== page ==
Friday, May 16, 2008

From Russia, with love

Olga Kern at a recent New York recital.

Whenever the Russians come to town, it seems our own Russians come out to meet them in force. Last Thursday night at Sanders Theatre, for instance, before the Moscow Virtuosi Chamber Orchestra took the stage, you'd have been hard pressed to catch a word of English between all the "da's" and the "nyet's" - and truth be told, you could hear more of the same even after the orchestra started playing. For this was apparently less of a musical occasion than a kind of homecoming for the crowd, which let its appreciation - and impatience -be known with rhythmic applause and general murmurs and expectorations.

The Virtuosi - who are currently on their 30th anniversary tour, under the baton of founder Vladimir Spivakov - entered the hall in Old World style, to a rousing response, but but at first seemed a bit rattled: their opening reading of Schoenberg's Transfigured Night sounded a bit ragged and thin - they played dramatically, but stridently; you'd never have guessed, from this performance, at the transcendent affirmation Schoenberg intended to convey.

But with the arrival of soloist Olga Kern (above), the concert suddenly righted itself. The willowy Ms. Kern looked smashing in a glittering black gown - and the crowd let her know it (they even more loudly approved of a costume change into sparkling scarlet, with matching red pumps). And as she essayed Haydn's Concerto in D Major, Kern quickly cast a musical as well as visual spell - with the orchestra suddenly cohering behind her. True, Kern plays Haydn rather in the mode of Rachmaninoff, which is not the current style in this bastion of early music, but her plushly romantic legato levelled all objections before it. And clearly this honorable mode is the true m├ętier of the Moscow Virtuosi, which supported her with a warm, bright buoyancy.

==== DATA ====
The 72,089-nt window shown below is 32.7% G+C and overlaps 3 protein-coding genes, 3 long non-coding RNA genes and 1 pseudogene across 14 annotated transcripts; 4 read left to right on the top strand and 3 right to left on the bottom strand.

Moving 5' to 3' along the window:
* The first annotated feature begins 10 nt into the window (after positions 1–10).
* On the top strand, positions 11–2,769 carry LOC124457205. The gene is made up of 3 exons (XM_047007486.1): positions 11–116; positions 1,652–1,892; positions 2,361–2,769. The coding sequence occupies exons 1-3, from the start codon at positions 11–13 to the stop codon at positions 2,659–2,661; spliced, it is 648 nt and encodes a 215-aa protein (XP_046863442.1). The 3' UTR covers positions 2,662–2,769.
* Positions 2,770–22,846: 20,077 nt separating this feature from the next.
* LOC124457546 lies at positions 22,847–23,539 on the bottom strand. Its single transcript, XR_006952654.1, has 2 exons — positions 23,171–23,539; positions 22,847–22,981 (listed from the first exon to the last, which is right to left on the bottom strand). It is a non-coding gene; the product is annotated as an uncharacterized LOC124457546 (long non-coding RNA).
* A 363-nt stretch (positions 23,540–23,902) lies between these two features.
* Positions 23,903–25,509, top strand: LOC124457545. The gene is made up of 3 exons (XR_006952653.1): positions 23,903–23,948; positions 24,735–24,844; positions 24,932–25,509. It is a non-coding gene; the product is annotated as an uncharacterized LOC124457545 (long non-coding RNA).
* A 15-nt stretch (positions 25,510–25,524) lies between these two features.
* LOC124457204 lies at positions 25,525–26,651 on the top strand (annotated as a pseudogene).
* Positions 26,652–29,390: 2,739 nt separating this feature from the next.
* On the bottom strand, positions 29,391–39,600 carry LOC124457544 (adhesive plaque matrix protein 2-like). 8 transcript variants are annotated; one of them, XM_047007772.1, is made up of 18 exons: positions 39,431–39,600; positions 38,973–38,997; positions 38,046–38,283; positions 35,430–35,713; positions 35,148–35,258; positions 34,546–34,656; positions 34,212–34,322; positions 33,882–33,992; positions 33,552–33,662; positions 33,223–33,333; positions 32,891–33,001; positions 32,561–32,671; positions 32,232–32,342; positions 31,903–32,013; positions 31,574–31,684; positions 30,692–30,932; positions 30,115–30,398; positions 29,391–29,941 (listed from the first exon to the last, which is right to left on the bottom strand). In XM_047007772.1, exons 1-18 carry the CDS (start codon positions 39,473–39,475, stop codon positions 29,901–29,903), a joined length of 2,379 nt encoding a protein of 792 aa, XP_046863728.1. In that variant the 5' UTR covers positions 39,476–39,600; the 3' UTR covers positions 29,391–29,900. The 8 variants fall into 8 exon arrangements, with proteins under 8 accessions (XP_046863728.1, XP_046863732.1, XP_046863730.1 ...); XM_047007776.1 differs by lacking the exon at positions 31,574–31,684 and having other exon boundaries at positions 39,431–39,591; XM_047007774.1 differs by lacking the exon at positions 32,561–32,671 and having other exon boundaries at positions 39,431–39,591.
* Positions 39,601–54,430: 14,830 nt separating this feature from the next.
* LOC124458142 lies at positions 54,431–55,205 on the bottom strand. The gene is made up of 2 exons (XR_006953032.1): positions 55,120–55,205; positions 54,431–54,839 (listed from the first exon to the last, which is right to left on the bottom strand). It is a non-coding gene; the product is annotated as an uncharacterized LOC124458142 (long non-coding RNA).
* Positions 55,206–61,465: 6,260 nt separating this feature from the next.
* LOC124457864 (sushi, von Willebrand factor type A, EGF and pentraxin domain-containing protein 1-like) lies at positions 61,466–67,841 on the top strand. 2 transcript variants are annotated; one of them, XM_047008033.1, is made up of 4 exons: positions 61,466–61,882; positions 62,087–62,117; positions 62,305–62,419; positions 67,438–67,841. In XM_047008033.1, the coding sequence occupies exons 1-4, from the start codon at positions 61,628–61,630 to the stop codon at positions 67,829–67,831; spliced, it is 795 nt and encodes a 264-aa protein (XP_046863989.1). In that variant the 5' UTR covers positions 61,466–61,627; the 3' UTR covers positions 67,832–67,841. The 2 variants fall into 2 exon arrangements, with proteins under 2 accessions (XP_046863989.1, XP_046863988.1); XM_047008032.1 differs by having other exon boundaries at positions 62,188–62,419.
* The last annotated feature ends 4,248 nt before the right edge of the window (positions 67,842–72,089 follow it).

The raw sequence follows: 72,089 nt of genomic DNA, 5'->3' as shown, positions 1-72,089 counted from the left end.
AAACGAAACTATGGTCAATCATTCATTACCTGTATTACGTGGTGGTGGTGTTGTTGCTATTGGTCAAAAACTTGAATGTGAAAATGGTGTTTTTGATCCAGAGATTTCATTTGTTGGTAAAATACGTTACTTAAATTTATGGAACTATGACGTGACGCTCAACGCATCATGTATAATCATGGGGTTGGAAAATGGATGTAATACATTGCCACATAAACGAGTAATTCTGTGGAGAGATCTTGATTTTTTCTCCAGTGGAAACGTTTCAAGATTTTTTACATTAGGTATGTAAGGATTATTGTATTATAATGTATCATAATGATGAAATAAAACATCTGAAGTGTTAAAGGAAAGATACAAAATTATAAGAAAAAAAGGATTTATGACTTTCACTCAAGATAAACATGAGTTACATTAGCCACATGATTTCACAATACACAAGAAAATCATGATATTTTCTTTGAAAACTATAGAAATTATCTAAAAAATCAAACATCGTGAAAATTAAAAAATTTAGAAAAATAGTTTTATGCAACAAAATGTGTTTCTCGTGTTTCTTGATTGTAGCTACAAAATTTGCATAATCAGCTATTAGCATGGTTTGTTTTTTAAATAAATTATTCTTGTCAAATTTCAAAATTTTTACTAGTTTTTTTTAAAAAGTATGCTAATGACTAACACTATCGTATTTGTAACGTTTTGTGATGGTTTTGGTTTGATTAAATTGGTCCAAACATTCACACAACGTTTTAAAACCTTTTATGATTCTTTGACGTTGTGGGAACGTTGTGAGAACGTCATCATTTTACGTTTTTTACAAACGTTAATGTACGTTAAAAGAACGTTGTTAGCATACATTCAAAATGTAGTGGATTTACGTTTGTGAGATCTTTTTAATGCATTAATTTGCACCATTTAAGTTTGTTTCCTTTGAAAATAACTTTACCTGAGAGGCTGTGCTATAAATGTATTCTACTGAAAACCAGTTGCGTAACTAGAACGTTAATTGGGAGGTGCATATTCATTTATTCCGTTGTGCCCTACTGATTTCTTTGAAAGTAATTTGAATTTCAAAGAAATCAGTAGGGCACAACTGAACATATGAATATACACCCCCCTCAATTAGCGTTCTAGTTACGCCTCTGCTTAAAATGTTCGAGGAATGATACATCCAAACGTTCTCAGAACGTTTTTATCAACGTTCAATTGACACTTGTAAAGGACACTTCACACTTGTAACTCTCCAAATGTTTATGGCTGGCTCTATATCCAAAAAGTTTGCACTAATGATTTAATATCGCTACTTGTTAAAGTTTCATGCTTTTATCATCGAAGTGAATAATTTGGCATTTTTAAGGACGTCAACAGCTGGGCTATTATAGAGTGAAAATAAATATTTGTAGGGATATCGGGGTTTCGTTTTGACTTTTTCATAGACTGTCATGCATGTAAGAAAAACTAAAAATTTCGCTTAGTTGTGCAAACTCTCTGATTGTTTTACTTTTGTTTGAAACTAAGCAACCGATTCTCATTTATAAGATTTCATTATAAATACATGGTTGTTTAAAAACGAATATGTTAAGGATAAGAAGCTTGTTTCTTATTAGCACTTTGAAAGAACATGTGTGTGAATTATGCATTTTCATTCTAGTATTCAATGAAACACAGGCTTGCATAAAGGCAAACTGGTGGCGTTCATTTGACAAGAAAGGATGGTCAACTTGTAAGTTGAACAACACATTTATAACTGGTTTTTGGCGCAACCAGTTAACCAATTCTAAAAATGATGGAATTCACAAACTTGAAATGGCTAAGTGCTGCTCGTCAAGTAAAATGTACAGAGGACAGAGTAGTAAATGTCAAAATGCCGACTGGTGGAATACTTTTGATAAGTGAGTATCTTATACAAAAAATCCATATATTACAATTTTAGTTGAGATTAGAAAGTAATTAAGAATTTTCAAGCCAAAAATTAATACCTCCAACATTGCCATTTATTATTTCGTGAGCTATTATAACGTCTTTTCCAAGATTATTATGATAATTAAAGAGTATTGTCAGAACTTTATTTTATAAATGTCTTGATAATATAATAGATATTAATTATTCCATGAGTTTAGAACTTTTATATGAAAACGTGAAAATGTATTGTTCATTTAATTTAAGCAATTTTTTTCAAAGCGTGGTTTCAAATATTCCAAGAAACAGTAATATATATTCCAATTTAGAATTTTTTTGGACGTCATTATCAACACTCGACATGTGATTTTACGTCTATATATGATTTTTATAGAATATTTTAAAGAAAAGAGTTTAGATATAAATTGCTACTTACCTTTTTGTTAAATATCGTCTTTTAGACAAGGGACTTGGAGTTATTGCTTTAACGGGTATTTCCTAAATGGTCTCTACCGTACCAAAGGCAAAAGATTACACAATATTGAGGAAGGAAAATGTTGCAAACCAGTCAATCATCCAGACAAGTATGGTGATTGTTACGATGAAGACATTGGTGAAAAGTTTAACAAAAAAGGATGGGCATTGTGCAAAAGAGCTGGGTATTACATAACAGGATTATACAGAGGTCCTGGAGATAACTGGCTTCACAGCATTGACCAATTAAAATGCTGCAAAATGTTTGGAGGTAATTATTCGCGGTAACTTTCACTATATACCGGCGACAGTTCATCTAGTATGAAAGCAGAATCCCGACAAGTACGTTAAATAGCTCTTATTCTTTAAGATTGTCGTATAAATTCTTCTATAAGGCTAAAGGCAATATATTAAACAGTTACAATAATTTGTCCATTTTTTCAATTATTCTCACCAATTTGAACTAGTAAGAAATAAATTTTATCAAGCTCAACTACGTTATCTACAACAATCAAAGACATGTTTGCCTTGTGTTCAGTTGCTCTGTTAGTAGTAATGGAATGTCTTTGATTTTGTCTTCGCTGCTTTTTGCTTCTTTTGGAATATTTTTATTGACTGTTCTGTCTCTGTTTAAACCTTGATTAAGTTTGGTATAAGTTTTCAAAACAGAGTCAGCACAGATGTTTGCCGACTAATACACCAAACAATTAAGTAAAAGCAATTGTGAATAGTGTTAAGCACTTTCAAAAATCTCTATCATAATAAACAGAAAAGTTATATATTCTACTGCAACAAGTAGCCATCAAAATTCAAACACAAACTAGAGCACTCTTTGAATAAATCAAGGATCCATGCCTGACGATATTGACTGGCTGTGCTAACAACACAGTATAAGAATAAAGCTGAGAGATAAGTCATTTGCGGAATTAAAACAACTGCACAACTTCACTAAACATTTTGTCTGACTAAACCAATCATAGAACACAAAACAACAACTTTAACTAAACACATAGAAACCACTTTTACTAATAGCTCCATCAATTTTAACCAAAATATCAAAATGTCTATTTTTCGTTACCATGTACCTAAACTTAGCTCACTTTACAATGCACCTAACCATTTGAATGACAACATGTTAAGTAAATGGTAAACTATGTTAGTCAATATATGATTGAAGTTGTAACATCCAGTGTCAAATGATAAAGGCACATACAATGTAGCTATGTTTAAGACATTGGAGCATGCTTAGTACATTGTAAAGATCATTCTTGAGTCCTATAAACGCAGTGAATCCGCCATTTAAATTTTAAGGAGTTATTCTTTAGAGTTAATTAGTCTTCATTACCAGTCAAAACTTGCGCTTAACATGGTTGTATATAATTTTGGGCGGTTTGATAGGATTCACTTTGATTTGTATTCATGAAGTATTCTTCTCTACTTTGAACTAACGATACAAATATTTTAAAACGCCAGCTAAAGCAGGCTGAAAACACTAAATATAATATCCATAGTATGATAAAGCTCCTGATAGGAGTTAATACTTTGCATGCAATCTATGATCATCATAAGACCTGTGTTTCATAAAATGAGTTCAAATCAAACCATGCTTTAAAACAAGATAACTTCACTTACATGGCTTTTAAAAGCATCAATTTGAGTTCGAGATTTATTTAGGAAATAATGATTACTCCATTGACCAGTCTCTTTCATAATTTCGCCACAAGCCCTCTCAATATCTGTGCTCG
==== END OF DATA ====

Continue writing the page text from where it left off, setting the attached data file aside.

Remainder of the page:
Things got even better with the Shostakovich Concerto No. 1 in C. Minor for Piano and Trumpet - the crowd had clearly come home, and now the orchestra did, too. The dapper Mr. Spivakov (right) tended to keep things at a brisk clip, but he really tore through the Shostakovich - luckily Ms. Kern hardly broke a sweat at the highest velocities, and even glanced at the audience during one dissonant thunk! with a look that read "How do you like that?" The piece, despite its fiendish energy (so typical of Shostakovich), is nevertheless built on an ironic little dialogue between piano and trumpet, in which the keyboard's crazed dance is greeted by a melancholic sigh from the brass. Luckily Ms. Kern's frenzy was neatly balanced by trumpeter Kirill Soldatov, who sometimes looked a bit winded, but nevertheless held his sadly dying falls for what seemed like minutes on end.

Despite the clear desire of the crowd, Kern begged off any encores - and the evening then took an intriguing turn toward a "Russian Pops" mode. First the orchestra offered a charming rendering of a light piece, "Aria," by the Austrian Friedrich Gulda, known for his collaborations with Chick Corea (and even Emerson, Lake and Palmer). I think "Aria" has few depths, but the orchestra played it winningly, if a little too quickly. The concert then headed south, toward the tango, of all things, with accordion virtuoso Nikita Vlasov leading two pieces by Astor Piazzoll, whose "nuevo tango" cuts the genre's doomy schmaltz with technical challenges and unexpected dissonances. There must be some secret axis between the Russian and Argentinian soul, because Mr. Vlasov played with light-fingered melancholy, the strings responded with dark fire, and the crowd ate it all up. By the finish - after several short encores - Mr. Spivakov was beaming, and accepting flowers from the crowd. And it was somehow a surprise, upon leaving the theatre, to discover Memorial Hall instead of the Kremlin outside.

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